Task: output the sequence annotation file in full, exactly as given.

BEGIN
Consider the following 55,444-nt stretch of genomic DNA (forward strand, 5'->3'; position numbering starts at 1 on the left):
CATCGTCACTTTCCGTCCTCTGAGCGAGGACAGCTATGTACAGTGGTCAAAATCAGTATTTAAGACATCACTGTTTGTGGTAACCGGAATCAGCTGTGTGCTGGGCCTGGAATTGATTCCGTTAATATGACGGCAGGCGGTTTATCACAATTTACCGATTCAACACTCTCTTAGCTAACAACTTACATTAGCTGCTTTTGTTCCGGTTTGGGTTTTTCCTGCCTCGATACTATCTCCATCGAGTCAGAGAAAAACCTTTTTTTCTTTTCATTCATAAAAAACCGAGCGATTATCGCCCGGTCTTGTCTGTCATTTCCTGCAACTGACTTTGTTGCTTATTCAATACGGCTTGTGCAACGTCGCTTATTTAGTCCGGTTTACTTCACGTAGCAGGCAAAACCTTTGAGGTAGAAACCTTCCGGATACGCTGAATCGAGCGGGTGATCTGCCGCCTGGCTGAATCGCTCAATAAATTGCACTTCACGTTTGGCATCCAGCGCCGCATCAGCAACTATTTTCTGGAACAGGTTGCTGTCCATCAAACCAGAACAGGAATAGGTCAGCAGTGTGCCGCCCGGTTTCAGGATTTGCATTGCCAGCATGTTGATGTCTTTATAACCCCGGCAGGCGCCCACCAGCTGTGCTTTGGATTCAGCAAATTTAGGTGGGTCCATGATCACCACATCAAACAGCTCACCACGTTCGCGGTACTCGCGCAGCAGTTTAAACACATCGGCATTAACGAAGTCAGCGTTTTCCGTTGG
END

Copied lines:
Consider the following 55,444-nt stretch of genomic DNA (forward strand, 5'->3'; position numbering starts at 1 on the left):
CATCGTCACTTTCCGTCCTCTGAGCGAGGACAGCTATGTACAGTGGTCAAAATCAGTATTTAAGACATCACTGTTTGTGGTAACCGGAATCAGCTGTGTGCTGGGCCTGGAATTGATTCCGTTAATATGACGGCAGGCGGTTTATCACAATTTACCGATTCAACACTCTCTTAGCTAACAACTTACATTAGCTGCTTTTGTTCCGGTTTGGGTTTTTCCTGCCTCGATACTATCTCCATCGAGTCAGAGAAAAACCTTTTTTTCTTTTCATTCATAAAAAACCGAGCGATTATCGCCCGGTCTTGTCTGTCATTTCCTGCAACTGACTTTGTTGCTTATTCAATACGGCTTGTGCAACGTCGCTTATTTAGTCCGGTTTACTTCACGTAGCAGGCAAAACCTTTGAGGTAGAAACCTTCCGGATACGCTGAATCGAGCGGGTGATCTGCCGCCTGGCTGAATCGCTCAATAAATTGCACTTCACGTTTGGCATCCAGCGCCGCATCAGCAACTATTTTCTGGAACAGGTTGCTGTCCATCAAACCAGAACAGGAATAGGTCAGCAGTGTGCCGCCCGGTTTCAGGATTTGCATTGCCAGCATGTTGATGTCTTTATAACCCCGGCAGGCGCCCACCAGCTGTGCTTTGGATTCAGCAAATTTAGGTGGGTCCATGATCACCACATCAAACAGCTCACCACGTTCGCGGTACTCGCGCAGCAGTTTAAACACATCGGCATTAACGAAGTCAGCGTTTTCCGTTGG